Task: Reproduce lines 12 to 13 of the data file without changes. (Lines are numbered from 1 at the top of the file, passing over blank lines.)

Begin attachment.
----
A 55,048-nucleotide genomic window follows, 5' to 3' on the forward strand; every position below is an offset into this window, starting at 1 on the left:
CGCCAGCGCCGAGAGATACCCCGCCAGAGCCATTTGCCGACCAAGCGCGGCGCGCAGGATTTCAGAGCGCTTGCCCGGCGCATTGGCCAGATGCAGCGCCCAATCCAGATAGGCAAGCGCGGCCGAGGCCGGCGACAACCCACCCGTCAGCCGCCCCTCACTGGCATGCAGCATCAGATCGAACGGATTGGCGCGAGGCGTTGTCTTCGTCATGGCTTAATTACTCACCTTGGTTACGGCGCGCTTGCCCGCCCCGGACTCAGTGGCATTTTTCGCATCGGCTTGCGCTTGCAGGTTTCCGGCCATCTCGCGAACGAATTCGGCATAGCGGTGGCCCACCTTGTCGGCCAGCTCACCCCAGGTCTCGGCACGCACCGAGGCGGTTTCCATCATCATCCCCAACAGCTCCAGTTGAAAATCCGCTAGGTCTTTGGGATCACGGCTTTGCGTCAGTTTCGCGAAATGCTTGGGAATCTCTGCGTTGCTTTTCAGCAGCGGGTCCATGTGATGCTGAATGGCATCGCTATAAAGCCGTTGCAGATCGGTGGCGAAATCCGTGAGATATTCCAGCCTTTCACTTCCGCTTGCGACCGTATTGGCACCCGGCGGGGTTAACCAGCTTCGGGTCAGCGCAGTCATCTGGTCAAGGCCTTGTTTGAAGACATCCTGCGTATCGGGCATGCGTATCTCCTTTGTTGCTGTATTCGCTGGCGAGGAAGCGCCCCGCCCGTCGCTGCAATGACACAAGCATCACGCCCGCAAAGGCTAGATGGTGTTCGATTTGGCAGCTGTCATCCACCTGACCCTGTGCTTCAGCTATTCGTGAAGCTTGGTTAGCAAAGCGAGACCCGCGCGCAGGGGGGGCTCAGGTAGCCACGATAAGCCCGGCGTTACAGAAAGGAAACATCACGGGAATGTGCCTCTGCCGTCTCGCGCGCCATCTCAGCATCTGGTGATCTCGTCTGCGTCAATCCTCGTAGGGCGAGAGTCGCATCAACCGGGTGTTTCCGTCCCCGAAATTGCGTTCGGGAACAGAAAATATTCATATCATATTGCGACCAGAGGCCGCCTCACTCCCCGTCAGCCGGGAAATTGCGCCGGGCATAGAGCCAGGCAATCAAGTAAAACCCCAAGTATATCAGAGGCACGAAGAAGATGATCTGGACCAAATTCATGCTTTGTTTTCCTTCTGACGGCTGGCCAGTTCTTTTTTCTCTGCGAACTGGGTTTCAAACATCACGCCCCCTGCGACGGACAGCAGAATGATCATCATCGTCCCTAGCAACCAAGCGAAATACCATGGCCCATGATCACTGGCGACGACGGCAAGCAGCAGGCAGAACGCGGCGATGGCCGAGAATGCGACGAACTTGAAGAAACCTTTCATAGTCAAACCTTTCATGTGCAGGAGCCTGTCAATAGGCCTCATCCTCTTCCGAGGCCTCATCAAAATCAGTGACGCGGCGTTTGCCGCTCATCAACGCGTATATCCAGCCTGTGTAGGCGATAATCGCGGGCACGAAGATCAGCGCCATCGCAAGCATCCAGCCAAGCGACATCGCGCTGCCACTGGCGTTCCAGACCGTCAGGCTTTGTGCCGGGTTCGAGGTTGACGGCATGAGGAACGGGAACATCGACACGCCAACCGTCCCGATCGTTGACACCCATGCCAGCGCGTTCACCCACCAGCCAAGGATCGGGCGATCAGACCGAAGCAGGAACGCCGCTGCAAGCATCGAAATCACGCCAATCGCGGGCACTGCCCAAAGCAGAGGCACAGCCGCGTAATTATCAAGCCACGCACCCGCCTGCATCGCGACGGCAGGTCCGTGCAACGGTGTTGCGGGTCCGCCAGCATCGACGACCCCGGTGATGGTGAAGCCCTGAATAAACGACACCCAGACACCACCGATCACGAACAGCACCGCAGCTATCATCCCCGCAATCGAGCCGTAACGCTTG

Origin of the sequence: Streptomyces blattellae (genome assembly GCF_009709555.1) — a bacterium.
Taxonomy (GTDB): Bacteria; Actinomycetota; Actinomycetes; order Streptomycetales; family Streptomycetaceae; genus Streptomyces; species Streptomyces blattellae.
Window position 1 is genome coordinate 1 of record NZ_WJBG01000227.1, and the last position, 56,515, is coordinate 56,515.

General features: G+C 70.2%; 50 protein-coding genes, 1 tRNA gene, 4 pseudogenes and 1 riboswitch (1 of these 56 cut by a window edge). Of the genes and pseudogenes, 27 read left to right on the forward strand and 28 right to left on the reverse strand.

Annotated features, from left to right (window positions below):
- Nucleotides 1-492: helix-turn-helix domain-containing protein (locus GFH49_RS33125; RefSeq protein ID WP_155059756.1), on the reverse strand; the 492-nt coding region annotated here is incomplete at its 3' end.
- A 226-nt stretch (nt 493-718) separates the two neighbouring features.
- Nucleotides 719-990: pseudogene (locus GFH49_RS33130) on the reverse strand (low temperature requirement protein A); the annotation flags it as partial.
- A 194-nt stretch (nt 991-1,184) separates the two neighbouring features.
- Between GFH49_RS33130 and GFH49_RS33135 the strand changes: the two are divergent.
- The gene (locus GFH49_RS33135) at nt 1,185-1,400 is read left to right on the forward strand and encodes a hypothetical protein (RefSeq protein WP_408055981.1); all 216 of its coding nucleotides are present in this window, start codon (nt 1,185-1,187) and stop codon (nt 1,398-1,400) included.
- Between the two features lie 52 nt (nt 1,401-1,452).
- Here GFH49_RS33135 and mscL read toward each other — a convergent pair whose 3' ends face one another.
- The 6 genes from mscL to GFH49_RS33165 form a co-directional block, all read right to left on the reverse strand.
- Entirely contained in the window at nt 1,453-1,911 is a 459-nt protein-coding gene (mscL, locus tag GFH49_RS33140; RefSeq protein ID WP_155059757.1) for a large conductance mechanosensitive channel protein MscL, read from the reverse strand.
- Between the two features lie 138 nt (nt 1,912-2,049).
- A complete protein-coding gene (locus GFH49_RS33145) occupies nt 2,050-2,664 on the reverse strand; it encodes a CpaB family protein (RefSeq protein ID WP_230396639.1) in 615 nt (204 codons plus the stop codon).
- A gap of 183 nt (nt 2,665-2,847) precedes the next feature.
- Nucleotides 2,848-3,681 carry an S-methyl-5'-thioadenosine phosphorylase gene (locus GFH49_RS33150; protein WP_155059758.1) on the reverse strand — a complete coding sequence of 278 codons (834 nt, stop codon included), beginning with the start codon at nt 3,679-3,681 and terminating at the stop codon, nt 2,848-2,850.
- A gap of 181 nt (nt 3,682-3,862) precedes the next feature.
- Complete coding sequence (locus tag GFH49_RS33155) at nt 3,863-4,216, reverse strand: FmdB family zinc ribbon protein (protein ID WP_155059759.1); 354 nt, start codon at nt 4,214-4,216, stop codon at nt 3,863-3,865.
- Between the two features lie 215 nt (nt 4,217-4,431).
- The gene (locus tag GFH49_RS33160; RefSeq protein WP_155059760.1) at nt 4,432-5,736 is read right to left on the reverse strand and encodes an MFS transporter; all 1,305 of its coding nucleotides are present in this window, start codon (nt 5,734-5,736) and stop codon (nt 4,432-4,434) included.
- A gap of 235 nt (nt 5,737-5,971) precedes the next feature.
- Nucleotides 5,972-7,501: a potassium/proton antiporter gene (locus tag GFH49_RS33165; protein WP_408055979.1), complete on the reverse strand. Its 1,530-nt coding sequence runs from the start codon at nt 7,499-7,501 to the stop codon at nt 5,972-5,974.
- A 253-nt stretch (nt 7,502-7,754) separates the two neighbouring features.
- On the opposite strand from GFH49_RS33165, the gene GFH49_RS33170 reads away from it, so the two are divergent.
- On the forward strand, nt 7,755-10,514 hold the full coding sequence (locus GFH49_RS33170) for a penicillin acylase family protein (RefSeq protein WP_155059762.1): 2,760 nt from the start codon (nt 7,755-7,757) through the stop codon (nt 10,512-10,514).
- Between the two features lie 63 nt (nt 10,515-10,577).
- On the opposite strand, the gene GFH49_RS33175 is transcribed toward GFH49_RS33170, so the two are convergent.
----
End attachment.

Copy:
- Between GFH49_RS33130 and GFH49_RS33135 the strand changes: the two are divergent.
- The gene (locus GFH49_RS33135) at nt 1,185-1,400 is read left to right on the forward strand and encodes a hypothetical protein (RefSeq protein WP_408055981.1); all 216 of its coding nucleotides are present in this window, start codon (nt 1,185-1,187) and stop codon (nt 1,398-1,400) included.